The True Cost of Data Breaches

2016 Data Breach Cost-per-Record.jpg

It is a Data Breach World!  2015 was a banner year for the loss of sensitive records.  Over 700 million records were exposed, with government and healthcare organizations representing the biggest victims.  Wrapping our minds around the loss and subsequent costs is beyond difficult.  With 80 thousand records lost every hour, a stream of never ending headlines, executives stepping down, and a steady increase in the grumblings of consumer opinions, how can we quantify the risk picture?  Some models exist, attempting to pin a cost-per-record by averaging widely varying extremes across an ever changing spectrum of damages, but the results are often less than comprehensive or accurate when applied in a predictive nature.  The question of costs and impacts are becoming ever more needed by executives who are trying to manage the risks.  What are the factors?

When an organization suffers a data breach, a number of challenges, cascading effects, and business decisions contribute to the total of all the associated costs.  The scope extends beyond a fixed dollar-per-stolen-record calculation, as it invariably includes expenditures for new security measures, legal fees, third-party forensic services, changes to business processes, as well as a loss of reputation and customer goodwill.  There is a complex set of chain reactions which occur after every significant data breach, each adding its own contribution to the overall cost and business impact.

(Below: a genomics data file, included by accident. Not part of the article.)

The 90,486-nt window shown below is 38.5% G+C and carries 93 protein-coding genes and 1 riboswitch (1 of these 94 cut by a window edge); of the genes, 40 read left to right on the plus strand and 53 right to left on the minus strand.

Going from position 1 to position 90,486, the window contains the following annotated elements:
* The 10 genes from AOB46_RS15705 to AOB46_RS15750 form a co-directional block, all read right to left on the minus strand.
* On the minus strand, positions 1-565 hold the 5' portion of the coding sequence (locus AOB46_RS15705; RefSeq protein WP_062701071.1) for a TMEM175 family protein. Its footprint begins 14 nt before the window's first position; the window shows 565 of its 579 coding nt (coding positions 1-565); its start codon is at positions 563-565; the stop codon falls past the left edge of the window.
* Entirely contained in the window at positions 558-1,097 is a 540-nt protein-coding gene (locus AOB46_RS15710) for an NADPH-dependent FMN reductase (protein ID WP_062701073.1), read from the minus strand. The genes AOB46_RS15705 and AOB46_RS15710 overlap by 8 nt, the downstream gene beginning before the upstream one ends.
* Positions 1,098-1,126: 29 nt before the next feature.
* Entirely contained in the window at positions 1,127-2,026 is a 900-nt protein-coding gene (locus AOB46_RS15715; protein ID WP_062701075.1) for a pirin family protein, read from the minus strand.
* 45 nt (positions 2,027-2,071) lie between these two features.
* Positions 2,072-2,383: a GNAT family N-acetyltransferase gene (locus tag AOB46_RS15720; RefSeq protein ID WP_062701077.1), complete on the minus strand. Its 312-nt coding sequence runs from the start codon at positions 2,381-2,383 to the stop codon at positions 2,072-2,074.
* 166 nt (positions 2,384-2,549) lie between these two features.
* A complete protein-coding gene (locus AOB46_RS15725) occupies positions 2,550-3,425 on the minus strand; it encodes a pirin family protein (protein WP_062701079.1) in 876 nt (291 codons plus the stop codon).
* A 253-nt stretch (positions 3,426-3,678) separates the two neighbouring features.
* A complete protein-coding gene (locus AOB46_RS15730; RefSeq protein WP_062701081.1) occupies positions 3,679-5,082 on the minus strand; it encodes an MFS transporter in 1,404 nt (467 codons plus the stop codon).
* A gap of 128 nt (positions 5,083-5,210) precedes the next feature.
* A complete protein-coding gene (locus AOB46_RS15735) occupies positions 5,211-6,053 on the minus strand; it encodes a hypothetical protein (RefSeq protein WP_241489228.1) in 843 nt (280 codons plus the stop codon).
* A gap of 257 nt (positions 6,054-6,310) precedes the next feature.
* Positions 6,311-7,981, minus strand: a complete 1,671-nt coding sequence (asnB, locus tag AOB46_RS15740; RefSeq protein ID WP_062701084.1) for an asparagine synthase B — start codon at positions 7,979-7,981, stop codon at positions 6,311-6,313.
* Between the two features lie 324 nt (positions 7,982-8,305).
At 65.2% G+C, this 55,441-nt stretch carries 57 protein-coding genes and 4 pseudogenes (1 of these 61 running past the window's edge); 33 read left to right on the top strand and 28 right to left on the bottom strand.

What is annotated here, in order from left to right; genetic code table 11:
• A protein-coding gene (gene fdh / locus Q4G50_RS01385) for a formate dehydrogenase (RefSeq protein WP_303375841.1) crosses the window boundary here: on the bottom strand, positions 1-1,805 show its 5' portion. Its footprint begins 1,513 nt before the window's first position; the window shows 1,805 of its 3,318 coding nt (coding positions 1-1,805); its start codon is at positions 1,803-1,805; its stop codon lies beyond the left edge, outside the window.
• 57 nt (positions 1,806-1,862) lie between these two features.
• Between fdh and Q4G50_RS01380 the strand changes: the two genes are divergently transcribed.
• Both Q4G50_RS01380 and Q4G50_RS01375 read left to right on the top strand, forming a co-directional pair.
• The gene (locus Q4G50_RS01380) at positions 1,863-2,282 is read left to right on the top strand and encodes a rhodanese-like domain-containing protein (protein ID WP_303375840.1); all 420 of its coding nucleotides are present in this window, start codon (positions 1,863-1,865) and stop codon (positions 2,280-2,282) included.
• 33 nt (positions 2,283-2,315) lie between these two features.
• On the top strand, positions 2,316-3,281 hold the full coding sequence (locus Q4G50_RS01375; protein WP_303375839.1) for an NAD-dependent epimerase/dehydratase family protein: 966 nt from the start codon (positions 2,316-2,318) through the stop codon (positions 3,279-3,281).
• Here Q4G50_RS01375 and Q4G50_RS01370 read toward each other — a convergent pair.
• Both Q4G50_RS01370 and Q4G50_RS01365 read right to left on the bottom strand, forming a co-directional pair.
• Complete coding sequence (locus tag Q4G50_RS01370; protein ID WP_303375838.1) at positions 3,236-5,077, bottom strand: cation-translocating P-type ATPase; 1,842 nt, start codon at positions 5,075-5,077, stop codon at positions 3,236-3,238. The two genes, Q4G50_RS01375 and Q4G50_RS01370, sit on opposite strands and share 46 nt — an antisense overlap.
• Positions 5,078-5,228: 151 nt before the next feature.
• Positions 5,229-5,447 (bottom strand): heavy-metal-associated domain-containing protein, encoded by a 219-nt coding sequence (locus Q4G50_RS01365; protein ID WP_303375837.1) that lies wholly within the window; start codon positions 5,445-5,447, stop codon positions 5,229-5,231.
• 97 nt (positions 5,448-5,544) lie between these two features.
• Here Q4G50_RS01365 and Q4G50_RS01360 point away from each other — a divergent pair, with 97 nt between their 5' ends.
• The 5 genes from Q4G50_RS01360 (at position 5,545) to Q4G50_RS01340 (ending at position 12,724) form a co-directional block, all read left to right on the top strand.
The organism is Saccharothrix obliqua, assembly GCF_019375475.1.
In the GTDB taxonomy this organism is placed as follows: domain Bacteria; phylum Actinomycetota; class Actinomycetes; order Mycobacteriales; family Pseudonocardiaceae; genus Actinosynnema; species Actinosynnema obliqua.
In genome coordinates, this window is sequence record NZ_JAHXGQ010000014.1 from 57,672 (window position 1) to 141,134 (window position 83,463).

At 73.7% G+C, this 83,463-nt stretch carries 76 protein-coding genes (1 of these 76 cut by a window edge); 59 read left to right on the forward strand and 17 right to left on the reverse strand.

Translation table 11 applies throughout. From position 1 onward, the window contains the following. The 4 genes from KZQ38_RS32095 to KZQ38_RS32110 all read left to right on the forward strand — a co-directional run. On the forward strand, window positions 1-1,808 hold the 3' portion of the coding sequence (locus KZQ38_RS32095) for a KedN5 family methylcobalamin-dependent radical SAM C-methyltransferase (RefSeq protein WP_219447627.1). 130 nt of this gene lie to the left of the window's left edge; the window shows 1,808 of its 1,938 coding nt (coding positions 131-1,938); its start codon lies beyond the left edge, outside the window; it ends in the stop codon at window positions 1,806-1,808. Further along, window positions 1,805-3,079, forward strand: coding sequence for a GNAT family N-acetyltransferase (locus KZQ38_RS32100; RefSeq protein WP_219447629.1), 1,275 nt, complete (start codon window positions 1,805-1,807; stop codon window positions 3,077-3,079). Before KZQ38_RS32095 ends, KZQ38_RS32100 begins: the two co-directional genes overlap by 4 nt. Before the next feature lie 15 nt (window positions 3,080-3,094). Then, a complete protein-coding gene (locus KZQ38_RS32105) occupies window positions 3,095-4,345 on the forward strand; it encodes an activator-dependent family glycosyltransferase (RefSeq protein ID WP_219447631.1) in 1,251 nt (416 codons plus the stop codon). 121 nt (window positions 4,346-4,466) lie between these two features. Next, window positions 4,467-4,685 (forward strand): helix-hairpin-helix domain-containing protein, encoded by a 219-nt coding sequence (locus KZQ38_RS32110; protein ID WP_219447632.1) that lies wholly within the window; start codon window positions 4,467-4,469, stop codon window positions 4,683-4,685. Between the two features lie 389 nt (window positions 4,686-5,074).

I had the pleasure of speaking to the topic at the 2016 iSMG Fraud and Data Breach Summit in San Francisco.  I briefly covered the range of impacts, popular cost models, detailed the different cost aspects, provided recommendations, and even touched on where the attackers will be taking data breaches in the future.  Ultimately, we must conclude the actual costs of Data Breaches is more complex than the common perception.  A better understanding of the costs and risks-of-loss, provide valuable insights to organizations seeking to determine their desired path and achieve their optimal level of security.

 

The presentation slides are available on Slideshare.net 

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Published on Categories SecurityTags ,
Matthew Rosenquist

About Matthew Rosenquist

Matthew Rosenquist is a Cybersecurity Strategist for Intel Corp and benefits from 20+ years in the field of security. He specializes in strategy, measuring value, and developing cost effective capabilities and organizations which deliver optimal levels of security. Matthew helped with the formation of the Intel Security Group, an industry leading organization bringing together security across hardware, firmware, software and services. An outspoken advocate of cybersecurity, he strives to advance the industry and his guidance can be heard at conferences, and found in whitepapers, articles, and blogs.